"All believers must be particularly vigilant so that, in living out with conviction our religious and ethical code, we may always express the mystery we intend to honor," he said. "This means that all those forms which present a distorted use of religion must be firmly refuted as false since they are unworthy of God or humanity."
Francis has said it was legitimate to use force to stop the Islamic extremists, but that the international community should be consulted on how to do so. Last month, the Vatican's office with relations with Muslims issued a strong statement condemning the Islamic State's atrocities and calling on religious leaders, particularly Muslims, to use their influence to stop them. The extremists' advance is of particular concern to the Vatican given the exodus of faithful from lands where Christian communities have existed for 2,000 years.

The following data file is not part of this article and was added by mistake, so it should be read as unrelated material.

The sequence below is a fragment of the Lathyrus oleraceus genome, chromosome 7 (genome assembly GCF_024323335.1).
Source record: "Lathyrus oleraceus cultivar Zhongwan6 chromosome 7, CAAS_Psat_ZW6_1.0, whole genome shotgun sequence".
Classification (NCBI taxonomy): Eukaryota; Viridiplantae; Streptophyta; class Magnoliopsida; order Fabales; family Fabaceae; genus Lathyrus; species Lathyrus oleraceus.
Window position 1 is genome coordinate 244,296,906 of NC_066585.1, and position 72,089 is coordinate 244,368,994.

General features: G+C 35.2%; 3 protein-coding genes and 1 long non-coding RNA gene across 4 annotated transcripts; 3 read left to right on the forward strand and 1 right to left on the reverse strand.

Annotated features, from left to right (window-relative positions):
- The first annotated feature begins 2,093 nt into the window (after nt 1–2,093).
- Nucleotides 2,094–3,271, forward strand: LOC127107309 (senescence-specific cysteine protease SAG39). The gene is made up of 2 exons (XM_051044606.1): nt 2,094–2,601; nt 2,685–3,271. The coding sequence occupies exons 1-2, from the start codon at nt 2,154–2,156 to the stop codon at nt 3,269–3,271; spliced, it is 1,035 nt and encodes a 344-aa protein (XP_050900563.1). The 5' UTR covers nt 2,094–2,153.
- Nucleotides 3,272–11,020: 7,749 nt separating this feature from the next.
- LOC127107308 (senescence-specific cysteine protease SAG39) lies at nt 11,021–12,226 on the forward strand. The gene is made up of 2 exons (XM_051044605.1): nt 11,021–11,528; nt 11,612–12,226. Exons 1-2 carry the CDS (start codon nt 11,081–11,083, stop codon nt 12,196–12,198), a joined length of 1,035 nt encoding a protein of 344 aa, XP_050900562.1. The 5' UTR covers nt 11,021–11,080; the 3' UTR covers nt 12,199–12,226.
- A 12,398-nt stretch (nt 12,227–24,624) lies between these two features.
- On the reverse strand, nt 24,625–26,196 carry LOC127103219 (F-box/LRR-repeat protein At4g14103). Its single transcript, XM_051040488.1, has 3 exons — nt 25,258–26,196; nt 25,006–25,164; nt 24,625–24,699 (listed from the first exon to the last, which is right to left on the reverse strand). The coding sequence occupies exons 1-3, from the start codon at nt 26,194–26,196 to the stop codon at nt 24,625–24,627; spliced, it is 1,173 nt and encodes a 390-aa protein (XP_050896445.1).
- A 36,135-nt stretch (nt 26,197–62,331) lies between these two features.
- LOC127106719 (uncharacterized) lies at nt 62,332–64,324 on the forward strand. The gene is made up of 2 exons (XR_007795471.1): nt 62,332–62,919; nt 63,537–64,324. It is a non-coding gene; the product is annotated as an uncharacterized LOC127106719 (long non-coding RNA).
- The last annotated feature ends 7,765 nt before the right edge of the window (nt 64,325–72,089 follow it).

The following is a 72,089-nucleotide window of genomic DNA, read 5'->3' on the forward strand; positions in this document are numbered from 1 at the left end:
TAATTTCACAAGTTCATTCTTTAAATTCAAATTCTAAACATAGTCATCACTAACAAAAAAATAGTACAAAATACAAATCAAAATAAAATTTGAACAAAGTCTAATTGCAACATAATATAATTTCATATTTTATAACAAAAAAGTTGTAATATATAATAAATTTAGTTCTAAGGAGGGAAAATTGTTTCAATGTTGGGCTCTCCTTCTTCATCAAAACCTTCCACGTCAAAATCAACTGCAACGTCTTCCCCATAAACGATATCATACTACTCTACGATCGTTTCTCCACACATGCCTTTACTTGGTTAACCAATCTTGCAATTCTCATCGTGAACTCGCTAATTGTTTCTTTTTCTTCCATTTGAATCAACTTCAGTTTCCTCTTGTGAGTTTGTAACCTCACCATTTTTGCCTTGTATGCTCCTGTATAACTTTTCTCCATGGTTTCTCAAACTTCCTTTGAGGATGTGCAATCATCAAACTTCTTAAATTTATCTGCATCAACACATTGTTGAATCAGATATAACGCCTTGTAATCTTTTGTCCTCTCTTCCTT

The capital's main Boulevard Martyrs of the Nation was decorated with Albanian and Vatican flags for Francis' visit — as well as giant portraits of 40 Catholic priests who were persecuted or executed under Stalinist dictator Enver Hoxha, who declared Albania the world's first atheist state in 1967. Hundreds of priests and imams were jailed and scores executed before the regime fell in 1990.
Francis paid tribute to these martyrs and those from other faiths, saying they showed witness to their faith even under persecution.
"Recalling the decades of atrocious suffering and harsh persecutions against Catholics, Orthodox and Muslims, we can say that Albania was a land of martyrs," he said during the Mass, held in the square named after the country's most famous Catholic — Mother Teresa.